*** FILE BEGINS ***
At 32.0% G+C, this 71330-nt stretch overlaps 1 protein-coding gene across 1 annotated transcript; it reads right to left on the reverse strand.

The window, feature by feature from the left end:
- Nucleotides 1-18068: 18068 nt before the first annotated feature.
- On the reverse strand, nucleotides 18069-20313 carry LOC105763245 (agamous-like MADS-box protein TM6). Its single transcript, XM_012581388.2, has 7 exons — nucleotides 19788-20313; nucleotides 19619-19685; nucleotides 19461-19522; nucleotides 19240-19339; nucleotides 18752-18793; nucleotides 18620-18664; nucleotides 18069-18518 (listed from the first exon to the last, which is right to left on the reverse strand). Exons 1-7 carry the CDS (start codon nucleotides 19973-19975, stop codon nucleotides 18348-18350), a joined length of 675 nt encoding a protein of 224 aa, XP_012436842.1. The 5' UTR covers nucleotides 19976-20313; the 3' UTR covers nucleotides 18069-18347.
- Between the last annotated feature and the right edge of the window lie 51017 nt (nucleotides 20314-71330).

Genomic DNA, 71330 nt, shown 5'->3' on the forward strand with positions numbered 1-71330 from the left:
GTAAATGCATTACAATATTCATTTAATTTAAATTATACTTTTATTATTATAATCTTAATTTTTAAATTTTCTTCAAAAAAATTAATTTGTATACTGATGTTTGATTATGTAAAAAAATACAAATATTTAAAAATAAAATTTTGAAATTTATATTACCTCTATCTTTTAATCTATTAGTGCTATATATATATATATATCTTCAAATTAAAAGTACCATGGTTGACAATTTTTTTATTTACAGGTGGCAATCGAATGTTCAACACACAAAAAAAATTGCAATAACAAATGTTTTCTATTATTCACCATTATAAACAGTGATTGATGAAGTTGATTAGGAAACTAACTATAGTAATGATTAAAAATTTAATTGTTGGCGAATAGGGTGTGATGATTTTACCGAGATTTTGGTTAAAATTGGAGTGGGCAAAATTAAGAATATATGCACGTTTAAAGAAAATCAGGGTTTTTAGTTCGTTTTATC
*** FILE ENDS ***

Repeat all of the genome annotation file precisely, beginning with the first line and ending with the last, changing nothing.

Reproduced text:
At 32.0% G+C, this 71330-nt stretch overlaps 1 protein-coding gene across 1 annotated transcript; it reads right to left on the reverse strand.

The window, feature by feature from the left end:
- Nucleotides 1-18068: 18068 nt before the first annotated feature.
- On the reverse strand, nucleotides 18069-20313 carry LOC105763245 (agamous-like MADS-box protein TM6). Its single transcript, XM_012581388.2, has 7 exons — nucleotides 19788-20313; nucleotides 19619-19685; nucleotides 19461-19522; nucleotides 19240-19339; nucleotides 18752-18793; nucleotides 18620-18664; nucleotides 18069-18518 (listed from the first exon to the last, which is right to left on the reverse strand). Exons 1-7 carry the CDS (start codon nucleotides 19973-19975, stop codon nucleotides 18348-18350), a joined length of 675 nt encoding a protein of 224 aa, XP_012436842.1. The 5' UTR covers nucleotides 19976-20313; the 3' UTR covers nucleotides 18069-18347.
- Between the last annotated feature and the right edge of the window lie 51017 nt (nucleotides 20314-71330).

Genomic DNA, 71330 nt, shown 5'->3' on the forward strand with positions numbered 1-71330 from the left:
GTAAATGCATTACAATATTCATTTAATTTAAATTATACTTTTATTATTATAATCTTAATTTTTAAATTTTCTTCAAAAAAATTAATTTGTATACTGATGTTTGATTATGTAAAAAAATACAAATATTTAAAAATAAAATTTTGAAATTTATATTACCTCTATCTTTTAATCTATTAGTGCTATATATATATATATATCTTCAAATTAAAAGTACCATGGTTGACAATTTTTTTATTTACAGGTGGCAATCGAATGTTCAACACACAAAAAAAATTGCAATAACAAATGTTTTCTATTATTCACCATTATAAACAGTGATTGATGAAGTTGATTAGGAAACTAACTATAGTAATGATTAAAAATTTAATTGTTGGCGAATAGGGTGTGATGATTTTACCGAGATTTTGGTTAAAATTGGAGTGGGCAAAATTAAGAATATATGCACGTTTAAAGAAAATCAGGGTTTTTAGTTCGTTTTATC